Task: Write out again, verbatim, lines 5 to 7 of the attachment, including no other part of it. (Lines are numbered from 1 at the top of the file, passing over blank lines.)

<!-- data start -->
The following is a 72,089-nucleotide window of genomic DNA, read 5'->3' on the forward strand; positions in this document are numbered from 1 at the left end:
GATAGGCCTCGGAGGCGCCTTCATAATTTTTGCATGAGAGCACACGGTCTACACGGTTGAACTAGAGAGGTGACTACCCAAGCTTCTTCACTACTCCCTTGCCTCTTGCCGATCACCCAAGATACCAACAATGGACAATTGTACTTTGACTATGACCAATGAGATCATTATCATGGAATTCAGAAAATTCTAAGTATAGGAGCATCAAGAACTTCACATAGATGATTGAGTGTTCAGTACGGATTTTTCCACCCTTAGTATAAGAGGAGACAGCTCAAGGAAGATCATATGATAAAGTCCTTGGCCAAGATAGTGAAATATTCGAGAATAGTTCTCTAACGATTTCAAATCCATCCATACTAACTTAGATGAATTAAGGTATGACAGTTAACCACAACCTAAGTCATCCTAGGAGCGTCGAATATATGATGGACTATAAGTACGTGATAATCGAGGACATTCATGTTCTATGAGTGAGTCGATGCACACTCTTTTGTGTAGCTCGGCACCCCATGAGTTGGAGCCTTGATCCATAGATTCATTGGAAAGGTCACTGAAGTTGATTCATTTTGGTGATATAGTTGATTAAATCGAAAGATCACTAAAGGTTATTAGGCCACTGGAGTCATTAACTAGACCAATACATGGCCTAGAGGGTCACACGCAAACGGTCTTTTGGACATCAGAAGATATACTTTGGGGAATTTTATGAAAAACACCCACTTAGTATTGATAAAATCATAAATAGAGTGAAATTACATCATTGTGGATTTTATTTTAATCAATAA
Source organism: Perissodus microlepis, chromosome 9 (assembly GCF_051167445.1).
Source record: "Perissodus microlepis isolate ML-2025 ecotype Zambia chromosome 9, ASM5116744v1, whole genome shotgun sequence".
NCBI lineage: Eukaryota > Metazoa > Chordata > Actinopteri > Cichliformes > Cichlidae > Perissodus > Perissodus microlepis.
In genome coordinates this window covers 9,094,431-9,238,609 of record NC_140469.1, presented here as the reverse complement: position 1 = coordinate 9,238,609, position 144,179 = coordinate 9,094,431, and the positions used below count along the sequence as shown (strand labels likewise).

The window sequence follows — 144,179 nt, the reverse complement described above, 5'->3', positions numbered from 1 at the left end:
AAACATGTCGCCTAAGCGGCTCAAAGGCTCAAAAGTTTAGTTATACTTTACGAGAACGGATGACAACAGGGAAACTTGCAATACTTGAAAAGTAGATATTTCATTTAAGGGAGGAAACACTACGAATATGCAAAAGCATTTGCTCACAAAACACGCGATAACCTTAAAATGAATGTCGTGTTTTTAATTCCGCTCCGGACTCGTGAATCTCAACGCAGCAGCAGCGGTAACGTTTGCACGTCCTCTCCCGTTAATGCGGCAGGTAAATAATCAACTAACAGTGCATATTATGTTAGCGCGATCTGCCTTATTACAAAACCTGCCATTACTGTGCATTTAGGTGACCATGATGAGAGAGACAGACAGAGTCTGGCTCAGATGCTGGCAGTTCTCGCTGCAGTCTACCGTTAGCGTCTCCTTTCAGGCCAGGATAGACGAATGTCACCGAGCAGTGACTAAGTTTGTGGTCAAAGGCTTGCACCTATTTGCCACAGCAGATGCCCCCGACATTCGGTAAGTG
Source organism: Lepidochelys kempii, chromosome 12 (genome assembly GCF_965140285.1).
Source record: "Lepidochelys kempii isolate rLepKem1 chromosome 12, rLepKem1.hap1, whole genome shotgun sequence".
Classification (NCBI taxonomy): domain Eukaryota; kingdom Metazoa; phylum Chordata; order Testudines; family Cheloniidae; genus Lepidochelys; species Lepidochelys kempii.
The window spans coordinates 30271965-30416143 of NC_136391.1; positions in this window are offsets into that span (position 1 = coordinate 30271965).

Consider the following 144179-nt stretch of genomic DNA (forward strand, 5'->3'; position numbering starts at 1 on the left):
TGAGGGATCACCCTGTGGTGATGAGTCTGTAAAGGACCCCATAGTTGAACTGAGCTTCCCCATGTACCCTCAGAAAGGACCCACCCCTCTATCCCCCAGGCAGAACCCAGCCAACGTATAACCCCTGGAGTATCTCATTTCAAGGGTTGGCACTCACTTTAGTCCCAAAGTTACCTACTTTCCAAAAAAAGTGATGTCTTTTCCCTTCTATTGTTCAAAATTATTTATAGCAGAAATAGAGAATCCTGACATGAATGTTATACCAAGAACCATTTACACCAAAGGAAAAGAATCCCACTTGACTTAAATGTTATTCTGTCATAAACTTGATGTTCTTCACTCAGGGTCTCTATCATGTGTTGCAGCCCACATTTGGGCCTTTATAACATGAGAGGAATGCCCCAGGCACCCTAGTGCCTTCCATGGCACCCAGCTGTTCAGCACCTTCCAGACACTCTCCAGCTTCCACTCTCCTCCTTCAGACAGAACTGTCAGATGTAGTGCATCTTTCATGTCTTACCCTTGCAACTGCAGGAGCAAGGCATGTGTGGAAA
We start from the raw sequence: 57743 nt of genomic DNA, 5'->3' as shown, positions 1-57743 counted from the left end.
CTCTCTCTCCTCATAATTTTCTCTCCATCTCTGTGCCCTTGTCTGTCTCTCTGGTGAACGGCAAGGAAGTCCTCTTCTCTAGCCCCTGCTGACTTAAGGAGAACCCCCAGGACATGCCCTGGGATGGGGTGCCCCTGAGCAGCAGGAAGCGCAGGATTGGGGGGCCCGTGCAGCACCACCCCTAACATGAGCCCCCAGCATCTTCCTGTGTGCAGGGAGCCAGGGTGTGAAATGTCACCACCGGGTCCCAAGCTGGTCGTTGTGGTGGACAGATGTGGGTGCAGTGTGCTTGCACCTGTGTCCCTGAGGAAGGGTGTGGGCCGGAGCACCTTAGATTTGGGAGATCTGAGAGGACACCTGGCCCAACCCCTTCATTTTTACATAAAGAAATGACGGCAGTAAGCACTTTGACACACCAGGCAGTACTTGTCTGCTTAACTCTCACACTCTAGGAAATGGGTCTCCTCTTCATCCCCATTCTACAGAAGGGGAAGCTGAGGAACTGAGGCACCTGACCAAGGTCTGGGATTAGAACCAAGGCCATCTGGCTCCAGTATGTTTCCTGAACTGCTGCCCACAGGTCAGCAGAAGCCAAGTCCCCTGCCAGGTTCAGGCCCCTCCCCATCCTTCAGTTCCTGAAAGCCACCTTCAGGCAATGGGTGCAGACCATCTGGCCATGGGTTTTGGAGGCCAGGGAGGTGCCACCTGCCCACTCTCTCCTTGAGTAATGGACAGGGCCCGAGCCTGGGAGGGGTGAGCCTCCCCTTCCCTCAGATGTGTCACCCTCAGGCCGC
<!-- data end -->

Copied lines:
NCBI lineage: Eukaryota > Metazoa > Chordata > Actinopteri > Cichliformes > Cichlidae > Perissodus > Perissodus microlepis.
In genome coordinates this window covers 9,094,431-9,238,609 of record NC_140469.1, presented here as the reverse complement: position 1 = coordinate 9,238,609, position 144,179 = coordinate 9,094,431, and the positions used below count along the sequence as shown (strand labels likewise).

The window sequence follows — 144,179 nt, the reverse complement described above, 5'->3', positions numbered from 1 at the left end: